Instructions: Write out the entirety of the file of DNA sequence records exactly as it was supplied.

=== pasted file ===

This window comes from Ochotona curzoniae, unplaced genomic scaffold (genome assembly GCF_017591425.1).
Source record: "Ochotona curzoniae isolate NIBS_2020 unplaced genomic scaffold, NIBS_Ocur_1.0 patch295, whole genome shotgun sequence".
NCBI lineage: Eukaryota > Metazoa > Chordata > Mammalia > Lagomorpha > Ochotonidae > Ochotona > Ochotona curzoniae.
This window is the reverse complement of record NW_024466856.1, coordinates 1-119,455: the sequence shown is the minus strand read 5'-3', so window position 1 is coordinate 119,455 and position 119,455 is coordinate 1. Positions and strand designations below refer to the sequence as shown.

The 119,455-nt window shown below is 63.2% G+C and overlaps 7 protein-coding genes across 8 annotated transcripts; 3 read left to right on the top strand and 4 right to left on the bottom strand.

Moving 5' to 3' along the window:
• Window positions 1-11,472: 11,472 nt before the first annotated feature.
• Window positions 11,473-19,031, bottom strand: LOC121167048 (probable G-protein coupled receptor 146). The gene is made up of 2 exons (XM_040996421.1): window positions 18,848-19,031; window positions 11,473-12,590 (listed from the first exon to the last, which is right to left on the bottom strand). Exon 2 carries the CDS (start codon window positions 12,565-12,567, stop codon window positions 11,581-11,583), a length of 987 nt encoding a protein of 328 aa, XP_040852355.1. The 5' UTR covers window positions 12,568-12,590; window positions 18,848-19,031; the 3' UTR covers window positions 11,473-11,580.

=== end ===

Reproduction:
This window comes from Ochotona curzoniae, unplaced genomic scaffold (genome assembly GCF_017591425.1).
Source record: "Ochotona curzoniae isolate NIBS_2020 unplaced genomic scaffold, NIBS_Ocur_1.0 patch295, whole genome shotgun sequence".
NCBI lineage: Eukaryota > Metazoa > Chordata > Mammalia > Lagomorpha > Ochotonidae > Ochotona > Ochotona curzoniae.
This window is the reverse complement of record NW_024466856.1, coordinates 1-119,455: the sequence shown is the minus strand read 5'-3', so window position 1 is coordinate 119,455 and position 119,455 is coordinate 1. Positions and strand designations below refer to the sequence as shown.

The 119,455-nt window shown below is 63.2% G+C and overlaps 7 protein-coding genes across 8 annotated transcripts; 3 read left to right on the top strand and 4 right to left on the bottom strand.

Moving 5' to 3' along the window:
• Window positions 1-11,472: 11,472 nt before the first annotated feature.
• Window positions 11,473-19,031, bottom strand: LOC121167048 (probable G-protein coupled receptor 146). The gene is made up of 2 exons (XM_040996421.1): window positions 18,848-19,031; window positions 11,473-12,590 (listed from the first exon to the last, which is right to left on the bottom strand). Exon 2 carries the CDS (start codon window positions 12,565-12,567, stop codon window positions 11,581-11,583), a length of 987 nt encoding a protein of 328 aa, XP_040852355.1. The 5' UTR covers window positions 12,568-12,590; window positions 18,848-19,031; the 3' UTR covers window positions 11,473-11,580.